Kithr is an extremely important character that appears in Quran who is the closest thing to a time lord as in Dr. Who as there is in early literature. He is extremely significant for Sufism. Rumi patterns his whole poetic corpus on explaining the nature of the sufic enlightened one like Shams al-Tabriz as being based on the image of Kithr. The Prophet Muhammad said that he wished that Moses was more patient with Kithr so we could have learned more from him. Sufis down through the ages like Shaykh al-Akbar relate stores where they meet Kithr. And these meetings are always turning points in the lives of the friends of Allah. He is the one who is not a prophet or messenger who knows more than they do. He is a unique being who is named for the color green because he is always alive and travels from time to time freely, without any hindrance. He appears to the various Sufic sages in the flesh and teaches them as he tried to teach Moses. Kither stands outside the prophetic tradition, because he broke the law of killing in the company of the prophet and messenger who was given the Law from god against killing and Moses could not bear that. Kither claims to have a knowledge directly from God which allows him to do that despite the fact that it is against the law of God, i.e., against killing without cause or right.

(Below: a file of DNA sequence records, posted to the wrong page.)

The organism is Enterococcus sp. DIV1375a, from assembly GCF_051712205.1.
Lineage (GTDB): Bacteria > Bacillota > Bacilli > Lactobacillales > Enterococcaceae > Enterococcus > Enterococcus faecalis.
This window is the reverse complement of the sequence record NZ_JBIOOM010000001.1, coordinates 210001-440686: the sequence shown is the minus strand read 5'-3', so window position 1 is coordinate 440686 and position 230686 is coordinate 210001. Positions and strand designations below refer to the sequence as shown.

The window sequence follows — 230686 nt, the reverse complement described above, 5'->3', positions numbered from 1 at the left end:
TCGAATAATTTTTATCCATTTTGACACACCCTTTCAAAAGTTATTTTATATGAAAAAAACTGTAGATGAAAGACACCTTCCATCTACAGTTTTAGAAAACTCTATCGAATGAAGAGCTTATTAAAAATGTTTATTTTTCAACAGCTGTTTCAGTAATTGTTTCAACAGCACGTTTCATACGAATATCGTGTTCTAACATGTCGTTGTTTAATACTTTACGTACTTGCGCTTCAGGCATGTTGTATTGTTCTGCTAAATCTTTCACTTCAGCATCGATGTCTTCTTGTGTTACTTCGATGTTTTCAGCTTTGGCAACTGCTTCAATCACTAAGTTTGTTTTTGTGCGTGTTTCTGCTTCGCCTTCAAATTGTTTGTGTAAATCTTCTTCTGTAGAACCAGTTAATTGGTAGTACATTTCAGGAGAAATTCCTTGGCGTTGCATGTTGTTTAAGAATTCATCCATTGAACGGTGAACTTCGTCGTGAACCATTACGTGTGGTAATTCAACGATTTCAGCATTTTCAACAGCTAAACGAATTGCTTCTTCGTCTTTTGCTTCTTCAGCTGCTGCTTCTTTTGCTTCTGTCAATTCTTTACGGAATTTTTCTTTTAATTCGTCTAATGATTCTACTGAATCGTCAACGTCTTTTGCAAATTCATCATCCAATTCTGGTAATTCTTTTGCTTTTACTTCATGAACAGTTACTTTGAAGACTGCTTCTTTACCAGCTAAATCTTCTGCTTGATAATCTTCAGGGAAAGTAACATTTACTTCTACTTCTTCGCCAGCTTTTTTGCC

It is fascinating that Quran describes a being who is human but not bound by time nor the laws of prophecy and that this person claims to know directly from God which actions to perform and which to not perform. So in him we have an example of someone outside of Islam, or Judaism, who is more wise than even the greatest prophets within the prophetic tradition. I think this is unique for the religion of Islam to describe someone like that and to give them a reality. In Buddhism the wisest person is the Buddha, Śākyamuni. In Taoism the Wisest person is Lao Tzu. In every religion the founder is the wisest. But in Islam the wisest is not a messenger or a prophet. Rather the wisest is the one who puts the friends of Allah to a test. And in Islam there has been people who have shaped their practice after the way of Kithr like Shams al-Tabriz. Shams traveled as a merchant and thus did not travel though sufic circles. But he would make it his business to turn up and test those who claimed to be shaykhs or friends of Allah. When Rumi ran into him it was a test from Allah, and Rumi was overwhelmed by the depths of Shams al-Tabriz wisdom and enlightenment. It is said that Shams al-Tabriz also may have met Shaykh al-Akbar and tested him. These are the two great sages of the Sufic Tradition who expressed its essence in their voluminous works. They lived about the same time, and they are the two greatest exponents of sufism who took it to a whole new level. They represent the extremes of Super-rationality and Paradoxicality. The reason that Rumi is so loved in the West is that his ideal of the man of knowledge is the one who deal with absurdity, like Kithr. And since absurdity and paradox are the only recognized limit in the western tradition the praise for Shams al-Tabriz by Rumi where fusion with the master and fusion with God are contemplated, which is anathema to most Sufis. The general approach is supra-rational in sufism. But then there are all kinds of approaches in Sufism. Sufism is full of various groups who were considered heretics in Christianity, who found refuge in Islam. So Sufism in the East is just an amazing potpourri of practices from various sources. Sufism in the West is much more purely Islamic because there were fewer refugees from Christian persecution. It was like the difference between Soviet Russia and Western Europe. Myriads of people fled the inquisition into Islam for centuries. We only hear about the crusaders who kept up the good fight and lost badly. We do not hear about all the people who went on crusade and never came back because they found that Islam was civilized, and that there was relative freedom in Muslim countries that did not exist in Europe. We don’t hear about the great exodus from Europe into Muslim lands. Europe continued with the policies of the Christian Roman Empire, and then fell into Feudalism. Islam was cosmopolitan and had a very sophisticated culture relatively speaking. So the depopulation of Europe was between the 150 and the 1000s was in part an exodus from Europe. There were 1061 years when there was an active interface with Islam as a vibrant civilization from 622 to 1683. All during this period while Islam was expanding and beating the crusaders Sufism was having a golden age and Kithr was a central part of the mythology of Sufism with many Sufis claiming to meet him, and that continues up to the present day.